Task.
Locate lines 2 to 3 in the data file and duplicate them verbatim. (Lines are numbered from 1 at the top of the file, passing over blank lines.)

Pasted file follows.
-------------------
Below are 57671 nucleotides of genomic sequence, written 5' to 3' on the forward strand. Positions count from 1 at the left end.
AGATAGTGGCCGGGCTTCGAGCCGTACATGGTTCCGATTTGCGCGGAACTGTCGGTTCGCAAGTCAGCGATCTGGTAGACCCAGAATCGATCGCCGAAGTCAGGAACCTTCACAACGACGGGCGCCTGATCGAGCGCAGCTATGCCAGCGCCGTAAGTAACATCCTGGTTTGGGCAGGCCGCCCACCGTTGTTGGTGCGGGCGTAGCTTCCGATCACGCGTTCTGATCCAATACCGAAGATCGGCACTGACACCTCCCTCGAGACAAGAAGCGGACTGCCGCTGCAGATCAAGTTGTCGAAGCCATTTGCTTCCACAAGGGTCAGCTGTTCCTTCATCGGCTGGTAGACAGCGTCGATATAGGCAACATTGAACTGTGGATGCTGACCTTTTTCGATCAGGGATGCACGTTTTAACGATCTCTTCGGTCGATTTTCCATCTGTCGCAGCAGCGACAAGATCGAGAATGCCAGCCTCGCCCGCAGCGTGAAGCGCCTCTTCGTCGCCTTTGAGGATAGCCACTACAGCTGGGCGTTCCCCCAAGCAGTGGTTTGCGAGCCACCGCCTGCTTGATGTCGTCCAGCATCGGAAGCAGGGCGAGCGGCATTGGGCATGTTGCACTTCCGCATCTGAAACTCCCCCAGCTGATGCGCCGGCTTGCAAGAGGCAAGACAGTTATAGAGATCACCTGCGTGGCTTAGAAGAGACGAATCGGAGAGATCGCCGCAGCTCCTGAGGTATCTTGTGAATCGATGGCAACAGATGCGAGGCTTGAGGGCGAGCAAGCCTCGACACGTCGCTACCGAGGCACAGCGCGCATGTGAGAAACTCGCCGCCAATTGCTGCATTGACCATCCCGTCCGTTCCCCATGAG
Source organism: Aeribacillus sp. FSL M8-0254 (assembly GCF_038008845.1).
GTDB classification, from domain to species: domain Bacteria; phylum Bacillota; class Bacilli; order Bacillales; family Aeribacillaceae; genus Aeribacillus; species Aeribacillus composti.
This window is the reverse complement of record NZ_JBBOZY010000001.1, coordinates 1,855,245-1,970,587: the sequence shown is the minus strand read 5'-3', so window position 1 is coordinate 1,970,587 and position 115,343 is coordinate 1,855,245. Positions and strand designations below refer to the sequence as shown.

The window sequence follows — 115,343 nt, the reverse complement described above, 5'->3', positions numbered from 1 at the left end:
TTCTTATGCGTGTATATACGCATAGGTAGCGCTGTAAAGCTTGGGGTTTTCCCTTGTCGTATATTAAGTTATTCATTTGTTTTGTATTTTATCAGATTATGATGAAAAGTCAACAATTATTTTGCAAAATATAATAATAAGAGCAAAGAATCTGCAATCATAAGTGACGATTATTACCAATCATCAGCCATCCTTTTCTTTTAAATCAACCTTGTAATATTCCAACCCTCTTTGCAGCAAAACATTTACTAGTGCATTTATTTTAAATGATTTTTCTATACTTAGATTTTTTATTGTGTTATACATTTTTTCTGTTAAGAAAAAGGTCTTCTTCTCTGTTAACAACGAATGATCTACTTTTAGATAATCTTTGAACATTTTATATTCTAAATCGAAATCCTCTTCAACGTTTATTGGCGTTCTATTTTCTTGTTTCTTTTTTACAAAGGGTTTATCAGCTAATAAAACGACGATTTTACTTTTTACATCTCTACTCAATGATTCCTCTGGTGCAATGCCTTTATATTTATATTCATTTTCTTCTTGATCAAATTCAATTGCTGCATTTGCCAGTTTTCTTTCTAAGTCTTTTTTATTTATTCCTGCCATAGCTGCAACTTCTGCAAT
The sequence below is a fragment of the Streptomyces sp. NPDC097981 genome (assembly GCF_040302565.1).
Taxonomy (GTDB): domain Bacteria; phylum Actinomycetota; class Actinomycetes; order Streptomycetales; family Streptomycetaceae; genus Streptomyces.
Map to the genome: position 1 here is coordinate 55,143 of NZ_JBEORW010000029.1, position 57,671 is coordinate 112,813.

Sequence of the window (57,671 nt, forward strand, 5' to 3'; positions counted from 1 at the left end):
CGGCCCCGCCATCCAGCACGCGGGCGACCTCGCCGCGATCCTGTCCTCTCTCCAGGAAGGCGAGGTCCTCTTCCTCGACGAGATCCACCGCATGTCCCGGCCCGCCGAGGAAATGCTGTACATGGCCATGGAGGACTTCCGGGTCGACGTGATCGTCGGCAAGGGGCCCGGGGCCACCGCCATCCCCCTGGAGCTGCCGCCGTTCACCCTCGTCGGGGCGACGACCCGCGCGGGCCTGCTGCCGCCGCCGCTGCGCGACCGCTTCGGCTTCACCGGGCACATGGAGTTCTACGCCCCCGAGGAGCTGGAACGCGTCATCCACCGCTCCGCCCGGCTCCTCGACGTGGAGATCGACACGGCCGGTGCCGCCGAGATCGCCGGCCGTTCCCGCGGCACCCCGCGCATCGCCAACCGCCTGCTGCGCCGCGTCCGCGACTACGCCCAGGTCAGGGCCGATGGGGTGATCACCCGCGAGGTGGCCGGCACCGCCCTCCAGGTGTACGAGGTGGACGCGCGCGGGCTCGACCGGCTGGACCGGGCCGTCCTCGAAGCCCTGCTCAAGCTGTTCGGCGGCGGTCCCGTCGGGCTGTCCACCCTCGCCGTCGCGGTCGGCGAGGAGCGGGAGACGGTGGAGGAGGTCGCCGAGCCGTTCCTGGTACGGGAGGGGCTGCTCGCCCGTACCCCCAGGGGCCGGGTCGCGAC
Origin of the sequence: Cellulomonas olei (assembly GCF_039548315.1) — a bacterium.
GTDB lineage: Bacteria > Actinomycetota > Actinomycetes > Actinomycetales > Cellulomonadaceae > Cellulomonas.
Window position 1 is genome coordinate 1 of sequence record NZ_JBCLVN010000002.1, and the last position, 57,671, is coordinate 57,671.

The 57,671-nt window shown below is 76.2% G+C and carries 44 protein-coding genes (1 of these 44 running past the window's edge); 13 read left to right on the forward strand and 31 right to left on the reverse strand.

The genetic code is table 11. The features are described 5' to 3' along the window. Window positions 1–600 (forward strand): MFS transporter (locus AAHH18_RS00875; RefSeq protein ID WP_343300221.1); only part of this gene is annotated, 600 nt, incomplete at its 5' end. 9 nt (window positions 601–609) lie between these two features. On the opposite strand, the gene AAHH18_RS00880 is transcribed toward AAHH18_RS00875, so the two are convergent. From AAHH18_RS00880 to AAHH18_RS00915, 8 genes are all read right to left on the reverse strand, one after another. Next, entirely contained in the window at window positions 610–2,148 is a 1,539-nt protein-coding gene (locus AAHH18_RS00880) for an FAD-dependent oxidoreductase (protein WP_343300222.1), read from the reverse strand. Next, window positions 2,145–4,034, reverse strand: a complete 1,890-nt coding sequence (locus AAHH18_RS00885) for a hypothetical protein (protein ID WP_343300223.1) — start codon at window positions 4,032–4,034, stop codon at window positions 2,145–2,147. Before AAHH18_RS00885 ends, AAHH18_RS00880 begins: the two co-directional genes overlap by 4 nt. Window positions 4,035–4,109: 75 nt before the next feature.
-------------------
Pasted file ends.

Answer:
AGATAGTGGCCGGGCTTCGAGCCGTACATGGTTCCGATTTGCGCGGAACTGTCGGTTCGCAAGTCAGCGATCTGGTAGACCCAGAATCGATCGCCGAAGTCAGGAACCTTCACAACGACGGGCGCCTGATCGAGCGCAGCTATGCCAGCGCCGTAAGTAACATCCTGGTTTGGGCAGGCCGCCCACCGTTGTTGGTGCGGGCGTAGCTTCCGATCACGCGTTCTGATCCAATACCGAAGATCGGCACTGACACCTCCCTCGAGACAAGAAGCGGACTGCCGCTGCAGATCAAGTTGTCGAAGCCATTTGCTTCCACAAGGGTCAGCTGTTCCTTCATCGGCTGGTAGACAGCGTCGATATAGGCAACATTGAACTGTGGATGCTGACCTTTTTCGATCAGGGATGCACGTTTTAACGATCTCTTCGGTCGATTTTCCATCTGTCGCAGCAGCGACAAGATCGAGAATGCCAGCCTCGCCCGCAGCGTGAAGCGCCTCTTCGTCGCCTTTGAGGATAGCCACTACAGCTGGGCGTTCCCCCAAGCAGTGGTTTGCGAGCCACCGCCTGCTTGATGTCGTCCAGCATCGGAAGCAGGGCGAGCGGCATTGGGCATGTTGCACTTCCGCATCTGAAACTCCCCCAGCTGATGCGCCGGCTTGCAAGAGGCAAGACAGTTATAGAGATCACCTGCGTGGCTTAGAAGAGACGAATCGGAGAGATCGCCGCAGCTCCTGAGGTATCTTGTGAATCGATGGCAACAGATGCGAGGCTTGAGGGCGAGCAAGCCTCGACACGTCGCTACCGAGGCACAGCGCGCATGTGAGAAACTCGCCGCCAATTGCTGCATTGACCATCCCGTCCGTTCCCCATGAG
Source organism: Aeribacillus sp. FSL M8-0254 (assembly GCF_038008845.1).